The Hollywood Reporter caught up with Blanchett at the InterContinental Carlton Cannes Hotel to talk about Cinderella, dragons, fairies and being in a select group of females that are multiple Oscar winners.
67th Annual Cannes Film Festival – How To Train Your Dragon 2 Photocall, Premiere and Press Conference Pictures
Yesterday was the Cannes Premiere, Photocall and Press Conference for “How To Train Your Dragon 2″. The movie is set for release on June 13th.
- Events & Appearances > 2014 > 67th Annual Cannes Film Festival – How To Train Your Dragon 2 Premiere – May 16th 2014
- Events & Appearances > 2014 > 67th Annual Cannes Film Festival – How To Train Your Dragon 2 Photocall – May 16th 2014
- Events & Appearances > 2014 > 67th Annual Cannes Film Festival – How To Train Your Dragon 2 Press Conference – May 16th 2014
Cate Blanchett presented the Chopard Trophy to Logan Lerman and Adele Exarchopoulos this afternoon, at the 67th Annual Cannes Film Festival. Here are pictures and the article below. Also pictures from tuesday where Cate attended a dinner where the Duke of Cambridge celebrates the Royal Marsden.
- Events & Appearances > 2014 > 67th Annual Cannes Film Festival – Chopard Trophy – May 15th 2014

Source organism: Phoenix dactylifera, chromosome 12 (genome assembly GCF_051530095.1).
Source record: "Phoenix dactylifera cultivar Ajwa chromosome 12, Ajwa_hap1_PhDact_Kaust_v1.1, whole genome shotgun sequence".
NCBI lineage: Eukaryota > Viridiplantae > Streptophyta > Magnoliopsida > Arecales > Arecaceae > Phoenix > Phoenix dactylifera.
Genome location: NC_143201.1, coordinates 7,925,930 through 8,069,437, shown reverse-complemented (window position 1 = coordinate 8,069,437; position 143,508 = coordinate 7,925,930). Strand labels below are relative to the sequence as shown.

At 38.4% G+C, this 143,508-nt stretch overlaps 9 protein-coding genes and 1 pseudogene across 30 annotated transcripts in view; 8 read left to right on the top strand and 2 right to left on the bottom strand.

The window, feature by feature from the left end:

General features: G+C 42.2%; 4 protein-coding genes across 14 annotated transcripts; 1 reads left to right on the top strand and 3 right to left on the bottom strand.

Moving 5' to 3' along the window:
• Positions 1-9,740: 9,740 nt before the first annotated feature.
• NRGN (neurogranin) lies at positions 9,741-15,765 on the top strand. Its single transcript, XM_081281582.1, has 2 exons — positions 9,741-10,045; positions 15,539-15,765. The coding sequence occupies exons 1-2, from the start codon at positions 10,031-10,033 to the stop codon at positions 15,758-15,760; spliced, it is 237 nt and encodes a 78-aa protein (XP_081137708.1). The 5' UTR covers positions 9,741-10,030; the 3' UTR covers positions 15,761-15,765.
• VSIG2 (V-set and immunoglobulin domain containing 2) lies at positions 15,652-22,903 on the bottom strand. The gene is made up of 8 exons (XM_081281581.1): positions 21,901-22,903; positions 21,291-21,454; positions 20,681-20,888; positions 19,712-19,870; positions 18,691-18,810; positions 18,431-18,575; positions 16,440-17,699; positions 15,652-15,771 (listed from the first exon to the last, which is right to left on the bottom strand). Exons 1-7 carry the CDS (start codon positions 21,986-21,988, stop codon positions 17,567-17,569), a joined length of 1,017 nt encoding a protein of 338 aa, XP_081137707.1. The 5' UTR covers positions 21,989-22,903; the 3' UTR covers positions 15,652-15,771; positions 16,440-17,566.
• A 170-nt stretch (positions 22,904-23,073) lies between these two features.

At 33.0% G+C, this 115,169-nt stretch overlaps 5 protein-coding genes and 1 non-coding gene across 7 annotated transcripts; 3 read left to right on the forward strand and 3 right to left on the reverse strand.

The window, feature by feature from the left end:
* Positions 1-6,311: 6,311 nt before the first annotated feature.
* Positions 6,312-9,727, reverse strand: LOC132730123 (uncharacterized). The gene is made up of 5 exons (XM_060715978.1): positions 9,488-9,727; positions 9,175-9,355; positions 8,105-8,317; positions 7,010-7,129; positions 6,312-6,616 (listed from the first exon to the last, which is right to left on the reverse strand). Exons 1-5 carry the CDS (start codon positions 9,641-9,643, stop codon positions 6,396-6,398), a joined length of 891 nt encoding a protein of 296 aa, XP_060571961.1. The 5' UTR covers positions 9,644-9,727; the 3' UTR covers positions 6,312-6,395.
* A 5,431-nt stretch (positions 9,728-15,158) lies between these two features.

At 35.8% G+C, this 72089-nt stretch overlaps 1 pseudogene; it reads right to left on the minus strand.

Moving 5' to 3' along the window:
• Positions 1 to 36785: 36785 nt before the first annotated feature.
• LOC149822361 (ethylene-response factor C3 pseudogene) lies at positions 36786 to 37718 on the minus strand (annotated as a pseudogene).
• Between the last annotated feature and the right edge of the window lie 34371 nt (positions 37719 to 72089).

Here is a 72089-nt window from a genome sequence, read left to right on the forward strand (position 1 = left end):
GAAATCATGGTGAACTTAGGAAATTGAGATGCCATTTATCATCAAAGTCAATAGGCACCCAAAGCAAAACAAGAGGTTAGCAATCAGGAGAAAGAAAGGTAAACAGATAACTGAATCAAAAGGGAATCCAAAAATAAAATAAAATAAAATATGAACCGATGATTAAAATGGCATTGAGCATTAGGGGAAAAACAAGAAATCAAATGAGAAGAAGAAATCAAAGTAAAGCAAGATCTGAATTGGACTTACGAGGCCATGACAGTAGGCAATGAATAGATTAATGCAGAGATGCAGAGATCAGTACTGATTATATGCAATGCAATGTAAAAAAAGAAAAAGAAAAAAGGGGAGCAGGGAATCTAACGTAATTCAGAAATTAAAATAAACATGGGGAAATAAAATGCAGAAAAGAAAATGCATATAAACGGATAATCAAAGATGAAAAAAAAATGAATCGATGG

- Events & Appearances > 2014 > The Duke Of Cambridge Celebrates The Royal Marsden – May 13th, 2014
Cate Blanchett Reveals Crush on Adele Exarchopoulos at Trophee Chopard
On Thursday night, Adele Exarchopoulos (“Blue is the Warmest Color”) and Logan Lerman (“The Perks of Being a Wallflower”) accepted the Trophee Chopard at a Variety co-sponsored event at the Cannes Film Festival.
Former winners of the annual prize for up-and-coming actors, which was started in 2001 by the luxury accessories brand, include Hayden Christensen, Shailene Woodley and Jonathan Rhys-Meyers.
Cate Blanchett acted as the evening’s guest of honor. “I have an inappropriate crush on both of them,” Blanchett teased in her opening remarks about the two honorees.
“I am happy you have a crush on me,” Exarchopoulos said when she took the stage to accept her prize. “I have a crush on you, too.”